Pushpin… Taking Reconnaissance to Another Level

If you are on the offensive side, part of your strategy encompasses reconnaissance at some point. If you are on the defensive side, there is still reconnaissance to be done in order to see what is available about you. Well, a great tool to add to your tool bag is Recon-ng as it makes the recon process simple and seamless. An awesome feature of the program is Pushpin. Pushpin allows you to utilize APIs and grid coordinates in order to display any postings within a designated area. This capability is incredible and could be used for a number of reasons. In any case, a list of the currently released APIs can be found at https://bitbucket.org/LaNMaSteR53/recon-ng/wiki/Usage%20Guide. In most cases, you will have to register with the site in which you are trying to get an API for. Some of the APIs include Twitter, YouTube, LinkedIn, and Instagram. Also, the program has a Metasploit type feel so if you are comfortable with that, you will do just fine. The source code can be found at https://bitbucket.org/LaNMaSteR53/recon-ng/src.

To give you a feel for how simple it is, I’ll walk through running the program with Twitter APIs and we will use the Georgia Dome in Atlanta as our area of interest. We will start at the point following installation.


1. Get the Twitter API key and API secret. In order to do so, you will need to create a new app first (https://dev.twitter.com/apps). Once the app is created, you will need to leave the screen up with the APIs on it as you will need them later.

2.Navigate to the recon-ng directory.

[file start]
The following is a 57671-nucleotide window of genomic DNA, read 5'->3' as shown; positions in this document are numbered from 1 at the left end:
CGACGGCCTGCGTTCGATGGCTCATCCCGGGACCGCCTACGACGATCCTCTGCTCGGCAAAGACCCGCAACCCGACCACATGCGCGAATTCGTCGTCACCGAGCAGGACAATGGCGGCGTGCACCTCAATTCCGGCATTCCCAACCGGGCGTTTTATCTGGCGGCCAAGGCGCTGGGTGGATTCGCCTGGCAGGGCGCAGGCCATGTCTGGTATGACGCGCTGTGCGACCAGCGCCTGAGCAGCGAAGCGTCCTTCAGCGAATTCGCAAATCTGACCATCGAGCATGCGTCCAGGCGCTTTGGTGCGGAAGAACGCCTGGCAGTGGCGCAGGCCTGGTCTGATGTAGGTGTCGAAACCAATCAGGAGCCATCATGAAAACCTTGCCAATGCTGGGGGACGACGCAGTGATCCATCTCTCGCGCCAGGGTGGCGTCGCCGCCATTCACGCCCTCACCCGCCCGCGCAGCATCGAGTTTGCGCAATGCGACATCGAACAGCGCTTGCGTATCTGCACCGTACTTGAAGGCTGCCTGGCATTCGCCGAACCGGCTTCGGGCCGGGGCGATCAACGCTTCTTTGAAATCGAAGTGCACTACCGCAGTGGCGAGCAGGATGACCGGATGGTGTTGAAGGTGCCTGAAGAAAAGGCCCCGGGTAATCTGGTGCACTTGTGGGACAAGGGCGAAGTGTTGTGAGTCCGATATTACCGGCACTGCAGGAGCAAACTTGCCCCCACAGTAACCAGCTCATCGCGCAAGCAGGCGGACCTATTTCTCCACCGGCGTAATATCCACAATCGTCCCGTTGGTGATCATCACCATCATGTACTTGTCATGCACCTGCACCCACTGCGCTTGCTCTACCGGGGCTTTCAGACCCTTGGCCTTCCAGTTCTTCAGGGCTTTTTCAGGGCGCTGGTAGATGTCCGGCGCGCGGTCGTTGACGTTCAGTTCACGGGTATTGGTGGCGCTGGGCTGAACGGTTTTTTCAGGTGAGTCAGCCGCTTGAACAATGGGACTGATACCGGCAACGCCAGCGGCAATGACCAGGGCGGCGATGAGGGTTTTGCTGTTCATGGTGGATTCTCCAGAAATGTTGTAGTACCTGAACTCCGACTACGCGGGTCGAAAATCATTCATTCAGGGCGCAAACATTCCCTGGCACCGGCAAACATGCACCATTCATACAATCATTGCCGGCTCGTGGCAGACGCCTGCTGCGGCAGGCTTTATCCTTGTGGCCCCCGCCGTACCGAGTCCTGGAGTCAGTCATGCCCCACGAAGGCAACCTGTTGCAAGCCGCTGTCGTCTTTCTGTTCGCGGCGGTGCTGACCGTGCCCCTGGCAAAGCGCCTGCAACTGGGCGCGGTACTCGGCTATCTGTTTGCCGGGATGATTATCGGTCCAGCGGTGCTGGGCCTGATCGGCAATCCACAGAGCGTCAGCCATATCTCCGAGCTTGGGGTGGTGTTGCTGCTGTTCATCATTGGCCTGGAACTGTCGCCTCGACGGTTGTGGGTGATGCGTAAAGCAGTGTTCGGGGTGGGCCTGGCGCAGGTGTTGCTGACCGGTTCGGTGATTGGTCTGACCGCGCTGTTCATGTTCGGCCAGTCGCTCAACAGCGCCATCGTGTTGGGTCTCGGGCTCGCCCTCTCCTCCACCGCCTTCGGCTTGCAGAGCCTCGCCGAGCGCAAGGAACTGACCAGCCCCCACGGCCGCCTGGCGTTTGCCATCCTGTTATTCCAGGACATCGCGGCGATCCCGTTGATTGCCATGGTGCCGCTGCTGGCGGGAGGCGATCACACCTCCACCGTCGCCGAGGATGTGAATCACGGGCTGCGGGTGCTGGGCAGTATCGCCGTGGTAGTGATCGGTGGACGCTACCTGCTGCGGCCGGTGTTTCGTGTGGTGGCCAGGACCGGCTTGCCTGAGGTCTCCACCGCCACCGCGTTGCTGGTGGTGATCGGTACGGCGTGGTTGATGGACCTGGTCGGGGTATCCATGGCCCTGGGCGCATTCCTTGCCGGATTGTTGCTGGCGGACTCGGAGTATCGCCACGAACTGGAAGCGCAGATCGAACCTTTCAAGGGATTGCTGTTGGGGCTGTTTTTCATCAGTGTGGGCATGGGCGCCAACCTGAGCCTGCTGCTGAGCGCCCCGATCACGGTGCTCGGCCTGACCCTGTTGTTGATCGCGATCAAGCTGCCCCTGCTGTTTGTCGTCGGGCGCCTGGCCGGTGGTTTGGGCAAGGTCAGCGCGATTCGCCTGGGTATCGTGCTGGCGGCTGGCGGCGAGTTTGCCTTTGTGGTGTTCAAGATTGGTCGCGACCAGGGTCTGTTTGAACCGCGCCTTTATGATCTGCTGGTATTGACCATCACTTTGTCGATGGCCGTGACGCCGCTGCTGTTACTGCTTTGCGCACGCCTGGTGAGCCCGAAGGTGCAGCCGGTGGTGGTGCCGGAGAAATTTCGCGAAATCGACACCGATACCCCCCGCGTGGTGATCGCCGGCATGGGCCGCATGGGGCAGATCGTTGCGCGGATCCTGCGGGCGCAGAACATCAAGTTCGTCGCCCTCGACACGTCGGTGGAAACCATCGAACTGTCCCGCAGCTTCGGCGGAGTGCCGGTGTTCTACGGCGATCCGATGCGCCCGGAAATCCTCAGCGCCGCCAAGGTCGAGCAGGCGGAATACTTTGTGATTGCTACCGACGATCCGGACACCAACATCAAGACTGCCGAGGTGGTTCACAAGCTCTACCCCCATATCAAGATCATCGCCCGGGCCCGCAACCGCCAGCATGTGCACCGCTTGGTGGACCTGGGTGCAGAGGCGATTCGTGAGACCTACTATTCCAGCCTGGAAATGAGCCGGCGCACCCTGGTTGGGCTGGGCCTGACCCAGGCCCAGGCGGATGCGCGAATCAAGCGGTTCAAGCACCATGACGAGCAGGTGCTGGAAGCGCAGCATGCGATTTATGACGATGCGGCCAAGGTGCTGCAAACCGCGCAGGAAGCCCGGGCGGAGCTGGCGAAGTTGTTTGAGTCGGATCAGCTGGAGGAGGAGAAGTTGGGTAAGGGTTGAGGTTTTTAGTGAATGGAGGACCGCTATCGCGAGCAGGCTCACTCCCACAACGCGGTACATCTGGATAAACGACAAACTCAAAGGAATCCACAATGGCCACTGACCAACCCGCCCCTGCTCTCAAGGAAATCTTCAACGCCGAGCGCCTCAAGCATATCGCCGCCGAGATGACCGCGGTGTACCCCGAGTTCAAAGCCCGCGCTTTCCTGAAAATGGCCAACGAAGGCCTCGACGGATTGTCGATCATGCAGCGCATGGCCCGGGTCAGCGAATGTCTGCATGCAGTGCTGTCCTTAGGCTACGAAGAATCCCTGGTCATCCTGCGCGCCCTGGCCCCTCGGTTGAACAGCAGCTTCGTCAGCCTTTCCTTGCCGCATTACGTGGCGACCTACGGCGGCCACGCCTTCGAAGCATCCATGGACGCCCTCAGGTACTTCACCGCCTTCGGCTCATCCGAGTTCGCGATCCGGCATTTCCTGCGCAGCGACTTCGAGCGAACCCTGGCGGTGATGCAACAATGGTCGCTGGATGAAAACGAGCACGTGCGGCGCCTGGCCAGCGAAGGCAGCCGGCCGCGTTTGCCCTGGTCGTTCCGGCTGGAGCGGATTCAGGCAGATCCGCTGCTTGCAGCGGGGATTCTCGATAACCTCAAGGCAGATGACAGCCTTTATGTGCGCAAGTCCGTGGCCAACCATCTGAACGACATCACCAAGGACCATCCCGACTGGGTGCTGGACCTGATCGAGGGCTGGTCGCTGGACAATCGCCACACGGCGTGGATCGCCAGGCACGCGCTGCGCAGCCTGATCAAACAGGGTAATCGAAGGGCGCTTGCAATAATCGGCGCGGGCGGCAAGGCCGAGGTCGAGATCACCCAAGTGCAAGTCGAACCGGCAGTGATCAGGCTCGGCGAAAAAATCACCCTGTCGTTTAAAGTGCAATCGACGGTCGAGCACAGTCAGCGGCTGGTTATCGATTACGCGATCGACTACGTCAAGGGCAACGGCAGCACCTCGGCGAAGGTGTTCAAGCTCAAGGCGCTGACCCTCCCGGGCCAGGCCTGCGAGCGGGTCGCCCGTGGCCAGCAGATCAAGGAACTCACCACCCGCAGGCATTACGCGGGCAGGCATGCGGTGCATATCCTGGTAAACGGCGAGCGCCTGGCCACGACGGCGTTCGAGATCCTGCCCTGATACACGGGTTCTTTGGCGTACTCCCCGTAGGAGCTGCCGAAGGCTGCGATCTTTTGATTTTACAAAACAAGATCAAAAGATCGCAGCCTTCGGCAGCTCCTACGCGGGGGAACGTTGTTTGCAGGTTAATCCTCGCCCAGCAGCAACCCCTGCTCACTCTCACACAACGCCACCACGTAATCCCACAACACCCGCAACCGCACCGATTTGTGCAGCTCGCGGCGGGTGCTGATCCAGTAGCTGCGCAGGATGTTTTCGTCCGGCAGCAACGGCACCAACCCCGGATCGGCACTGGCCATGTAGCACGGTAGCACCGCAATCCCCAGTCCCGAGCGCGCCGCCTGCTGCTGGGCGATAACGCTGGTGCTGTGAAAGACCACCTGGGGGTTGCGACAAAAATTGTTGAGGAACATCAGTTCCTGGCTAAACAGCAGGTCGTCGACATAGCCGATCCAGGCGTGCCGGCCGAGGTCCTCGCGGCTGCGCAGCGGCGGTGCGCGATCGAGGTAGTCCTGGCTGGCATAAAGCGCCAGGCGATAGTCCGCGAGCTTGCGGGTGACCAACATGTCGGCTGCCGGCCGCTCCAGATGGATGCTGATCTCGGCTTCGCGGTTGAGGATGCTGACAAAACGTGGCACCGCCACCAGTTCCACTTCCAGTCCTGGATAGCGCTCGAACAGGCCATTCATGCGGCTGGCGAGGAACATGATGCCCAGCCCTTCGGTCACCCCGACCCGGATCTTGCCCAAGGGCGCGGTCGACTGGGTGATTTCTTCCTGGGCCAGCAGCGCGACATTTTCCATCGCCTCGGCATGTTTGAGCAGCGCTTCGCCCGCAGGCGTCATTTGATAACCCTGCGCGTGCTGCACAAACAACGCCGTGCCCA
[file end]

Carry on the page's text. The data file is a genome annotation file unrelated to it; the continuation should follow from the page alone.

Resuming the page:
3.Start Pushpin

4. Input the APIs into the Recon-ng database.

5. Let’s tell Pushpin the coordinates and radius we want to use. The radius is based on miles.

6.Let’s load the Twitter module

7. Let’s take a second to make sure everything is good. When you run the command, you should see the latitude, longitude, and radius listed.

8. Time to run the module

9. To view it, we will need to use the reporting module.

10. It’s always a good idea to show the options before executing a module. You should see the three things you seen the last time you ran it plus map_filename and media_filename.

11. Now, let’s run it again to produce the report.

12. After it runs, your browser will display a page with a map depicting the location where the posts were sent. The green icon is the actual grid coordinate that you specified a few steps ago. The second page will display a list detailing the number of tweets the program collected and the user’s picture and post of which it collected. Below are pictures of both of the pages.